Business executives everywhere can breath a sigh of relief this morning after the U.S. Supreme Court (“SCOTUS”) yesterday struck down former Enron CEO Jeff Skilling’s convictions for so-called “honest services fraud”. While the SCOTUS decision temporarily leaves intact Skilling’s other convictions, they are now on life-support. More on this theme in my March 2008 blog entry, Jeff Skilling is Innocent, and Tom Kirkendall’s excellent Skilling Wins at the Supreme Court. The fundamental injustice and market foolishness of Skilling’s conviction were also the subject of my October 2007 presentation to the North Atlanta GSCPA, Skilling Appeals.
The full text of the SCOTUS Skilling opinion (written by J. Ginsburg) can currently be accessed through the SCOTUS Slip Opinion site. Interesting that J. Sotomayor, with more trial experience than any other Justice, was (shockingly, in my view) the only one of the nine justices to agree with Skilling that his Houston jury was tainted by pre-trial publicity. But no matter: Skilling is on the verge of getting out of jail entirely or receiving a significantly shorter sentence.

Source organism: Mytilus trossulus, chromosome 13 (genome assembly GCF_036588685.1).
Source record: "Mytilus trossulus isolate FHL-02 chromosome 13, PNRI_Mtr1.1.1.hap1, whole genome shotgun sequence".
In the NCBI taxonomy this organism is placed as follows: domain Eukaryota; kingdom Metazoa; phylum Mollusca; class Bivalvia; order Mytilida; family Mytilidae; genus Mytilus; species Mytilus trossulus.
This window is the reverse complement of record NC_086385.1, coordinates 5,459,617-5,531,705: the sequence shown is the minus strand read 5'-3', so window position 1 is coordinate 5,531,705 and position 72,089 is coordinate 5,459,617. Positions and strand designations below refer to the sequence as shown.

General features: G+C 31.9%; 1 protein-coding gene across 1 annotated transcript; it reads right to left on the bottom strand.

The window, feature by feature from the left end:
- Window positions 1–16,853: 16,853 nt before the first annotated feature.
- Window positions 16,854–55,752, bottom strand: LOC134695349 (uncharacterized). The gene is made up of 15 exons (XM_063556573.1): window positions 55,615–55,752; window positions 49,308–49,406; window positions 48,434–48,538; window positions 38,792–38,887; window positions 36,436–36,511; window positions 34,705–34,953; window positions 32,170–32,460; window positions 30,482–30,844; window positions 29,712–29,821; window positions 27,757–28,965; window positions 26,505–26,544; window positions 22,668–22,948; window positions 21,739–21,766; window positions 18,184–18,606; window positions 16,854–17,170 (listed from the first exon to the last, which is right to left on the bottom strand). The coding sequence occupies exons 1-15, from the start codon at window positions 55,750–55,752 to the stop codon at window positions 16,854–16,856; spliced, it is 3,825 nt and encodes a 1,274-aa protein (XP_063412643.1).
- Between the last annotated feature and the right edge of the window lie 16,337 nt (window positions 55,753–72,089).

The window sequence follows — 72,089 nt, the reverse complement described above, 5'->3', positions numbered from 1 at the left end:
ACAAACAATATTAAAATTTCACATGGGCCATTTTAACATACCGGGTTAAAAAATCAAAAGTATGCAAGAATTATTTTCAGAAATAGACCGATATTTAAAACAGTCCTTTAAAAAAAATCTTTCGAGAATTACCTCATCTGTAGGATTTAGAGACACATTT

This decision at least partially restores my faith in the judicial system and makes me wonder if I’ve misjudged Ginsberg and Sotomayor. Good for them. Good for Skilling. Good for America.
Question for another day: How will Congress — now in the final stages of negotiating yet another ill-advised financial markets “reform” — respond to this SCOTUS decision?